Distribution: Steady state volume of distribution is about 35 l and plasma protein binding is 95% irrespective of the concentration and is not modified with age and in patients with renal impairment but the free fraction is doubled in patients with hepatic impairment.
Biotransformation: Following oral administration, agomelatine is rapidly metabolised mainly via hepatic CYP1A2; CYP2C9 and CYP2C19 isoenzymes are also involved but with a low contribution.
The major metabolites, hydroxylated and demethylated agomelatine, are not active and are rapidly conjugated and eliminated in the urine.
Elimination: Elimination is rapid, the mean plasma half-life is between 1 and 2 hours and the clearance is high (about 1,100 ml/min) and essentially metabolic.
Excretion is mainly (80%) urinary and in the form of metabolites, whereas unchanged compound recovery in urine is negligible.
Kinetics are not modified after repeated administration.
Renal impairment: No relevant modification of pharmacokinetic parameters in patients with severe renal impairment has been observed (n=8, single dose of 25 mg), but caution should be exercised in patients with severe or moderate renal impairment as only limited clinical data are available in these patients (see Dosage & Administration).
Hepatic impairment: In a specific study involving cirrhotic patients with chronic mild (Child-Pugh type A) or moderate (Child-Pugh type B) liver impairment, exposure to agomelatine 25 mg was substantially increased (70-times and 140-times, respectively), compared to matched volunteers (age, weight and smoking habit) with no liver failure (see Dosage & Administration, Contraindications and Precautions).
Elderly: In a pharmacokinetic study in elderly patients (≥ 65 years), it was showed that at a dose of 25 mg the mean AUC and mean Cmax were about 4-fold and 13-fold higher for patients ≥ 75 years old compared to patients < 75 years old. The total number of patients receiving 50 mg was too low to draw any conclusions. No dose adaptation is required in elderly patients.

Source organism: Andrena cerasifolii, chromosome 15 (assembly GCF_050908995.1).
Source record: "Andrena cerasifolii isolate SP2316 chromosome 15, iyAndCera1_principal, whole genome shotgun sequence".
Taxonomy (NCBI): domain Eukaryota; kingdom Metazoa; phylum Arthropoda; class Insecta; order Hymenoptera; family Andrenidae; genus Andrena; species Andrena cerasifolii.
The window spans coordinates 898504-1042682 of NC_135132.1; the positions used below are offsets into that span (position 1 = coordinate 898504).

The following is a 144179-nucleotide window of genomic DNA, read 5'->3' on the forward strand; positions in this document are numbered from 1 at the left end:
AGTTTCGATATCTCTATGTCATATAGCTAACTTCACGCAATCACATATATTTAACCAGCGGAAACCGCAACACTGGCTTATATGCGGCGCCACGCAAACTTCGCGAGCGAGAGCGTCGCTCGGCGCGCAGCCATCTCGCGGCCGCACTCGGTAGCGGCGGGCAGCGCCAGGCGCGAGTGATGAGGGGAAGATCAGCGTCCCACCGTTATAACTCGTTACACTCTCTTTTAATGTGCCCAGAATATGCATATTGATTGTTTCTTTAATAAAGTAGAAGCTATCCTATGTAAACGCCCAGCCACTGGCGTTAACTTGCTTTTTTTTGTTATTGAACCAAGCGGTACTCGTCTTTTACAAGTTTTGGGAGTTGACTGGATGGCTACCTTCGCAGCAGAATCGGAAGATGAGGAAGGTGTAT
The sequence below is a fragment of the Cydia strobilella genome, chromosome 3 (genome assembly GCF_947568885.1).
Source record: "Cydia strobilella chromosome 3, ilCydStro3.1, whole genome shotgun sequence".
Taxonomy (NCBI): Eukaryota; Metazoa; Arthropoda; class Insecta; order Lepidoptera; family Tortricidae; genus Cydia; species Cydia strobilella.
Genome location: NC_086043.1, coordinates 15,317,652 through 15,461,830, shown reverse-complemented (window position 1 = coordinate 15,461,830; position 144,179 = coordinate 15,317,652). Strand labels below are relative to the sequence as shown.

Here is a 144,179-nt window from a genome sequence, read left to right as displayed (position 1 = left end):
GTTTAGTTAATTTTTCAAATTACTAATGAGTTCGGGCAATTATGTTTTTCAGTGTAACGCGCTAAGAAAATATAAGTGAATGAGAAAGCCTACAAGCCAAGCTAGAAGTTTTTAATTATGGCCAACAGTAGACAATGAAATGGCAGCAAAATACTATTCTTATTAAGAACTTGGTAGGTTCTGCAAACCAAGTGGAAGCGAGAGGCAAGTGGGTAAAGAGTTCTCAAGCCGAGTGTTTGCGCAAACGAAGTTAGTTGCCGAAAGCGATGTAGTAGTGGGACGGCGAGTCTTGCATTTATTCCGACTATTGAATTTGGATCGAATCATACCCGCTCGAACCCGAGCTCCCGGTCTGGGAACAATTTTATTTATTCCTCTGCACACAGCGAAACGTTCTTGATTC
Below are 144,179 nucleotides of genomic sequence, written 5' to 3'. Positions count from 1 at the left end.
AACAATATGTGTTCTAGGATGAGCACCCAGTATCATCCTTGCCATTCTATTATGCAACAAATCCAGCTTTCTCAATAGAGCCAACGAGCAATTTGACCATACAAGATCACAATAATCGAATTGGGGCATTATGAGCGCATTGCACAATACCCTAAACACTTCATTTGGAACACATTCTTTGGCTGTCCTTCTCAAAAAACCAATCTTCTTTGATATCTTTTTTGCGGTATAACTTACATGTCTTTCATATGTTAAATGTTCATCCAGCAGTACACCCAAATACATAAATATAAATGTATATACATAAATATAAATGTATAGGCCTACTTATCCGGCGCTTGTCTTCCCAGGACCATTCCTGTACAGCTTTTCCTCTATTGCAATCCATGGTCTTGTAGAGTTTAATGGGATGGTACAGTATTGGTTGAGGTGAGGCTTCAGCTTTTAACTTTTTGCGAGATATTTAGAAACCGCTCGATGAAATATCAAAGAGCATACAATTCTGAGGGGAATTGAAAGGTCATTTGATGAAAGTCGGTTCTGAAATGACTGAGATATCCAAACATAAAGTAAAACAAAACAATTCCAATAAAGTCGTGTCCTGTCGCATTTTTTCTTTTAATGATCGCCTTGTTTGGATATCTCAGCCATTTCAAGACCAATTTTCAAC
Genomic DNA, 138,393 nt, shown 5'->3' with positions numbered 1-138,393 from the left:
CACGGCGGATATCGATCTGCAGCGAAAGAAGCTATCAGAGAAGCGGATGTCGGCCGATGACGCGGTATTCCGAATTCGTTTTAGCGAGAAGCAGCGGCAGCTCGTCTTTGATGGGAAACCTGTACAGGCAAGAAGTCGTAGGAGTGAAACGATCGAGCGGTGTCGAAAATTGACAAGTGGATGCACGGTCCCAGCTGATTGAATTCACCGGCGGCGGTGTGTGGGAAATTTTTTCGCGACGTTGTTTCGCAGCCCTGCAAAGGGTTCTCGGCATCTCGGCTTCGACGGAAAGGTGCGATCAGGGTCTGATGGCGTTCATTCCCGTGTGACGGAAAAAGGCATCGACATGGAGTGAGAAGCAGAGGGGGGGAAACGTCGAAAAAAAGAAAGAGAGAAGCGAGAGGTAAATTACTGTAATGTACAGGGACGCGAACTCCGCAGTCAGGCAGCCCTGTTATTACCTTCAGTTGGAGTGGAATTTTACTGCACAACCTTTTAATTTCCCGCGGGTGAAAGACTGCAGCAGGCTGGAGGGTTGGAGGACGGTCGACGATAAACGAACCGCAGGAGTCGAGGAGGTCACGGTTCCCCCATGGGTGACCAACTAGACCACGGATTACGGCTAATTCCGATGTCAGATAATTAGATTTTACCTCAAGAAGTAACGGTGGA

Ethnic groups: There is no data on the influence of race on agomelatine pharmacokinetics.
Toxicology: Preclinical safety data: In mice, rats and monkeys sedative effects were observed after single and repeated administration at high doses.
In rodents, a marked induction of CYP2B and a moderate induction of CYP1A and CYP3A were seen from 125 mg/kg/day whereas in monkeys the induction was slight for CYP2B and CYP3A at 375 mg/kg/day. No hepatotoxicity was observed in rodents and monkeys in the repeat dose toxicity studies.
Agomelatine passes into the placenta and foetuses of pregnant rats.
Reproduction studies in the rat and the rabbit showed no effect of agomelatine on fertility, embryofoetal development and pre- and post natal development.
A battery of in vitro and in vivo standard genotoxicity assays concludes to no mutagenic or clastogenic potential of agomelatine.
In carcinogenicity studies agomelatine induced an increase in the incidence of liver tumours in the rat and the mouse, at a dose at least 110-fold higher than the therapeutic dose. Liver tumours are most likely related to enzyme induction specific to rodents. The frequency of benign mammary fibroadenomas observed in the rat was increased with high exposures (60-fold the exposure at the therapeutic dose) but remains in the range of that of controls.
Safety pharmacology studies showed no effect of agomelatine on hERG (human Ether à-go-go Related Gene) current or on dog Purkinje cells action potential. Agomelatine did not show proconvulsive properties at ip doses up to 128 mg/kg in mice and rats.
No effect of agomelatine on juvenile animals behavioural performances, visual and reproductive function were observed. There were mild non dose dependent decreases in body weight related to the pharmacological properties and some minor effects on male reproductive tract without any impairment on reproductive performances.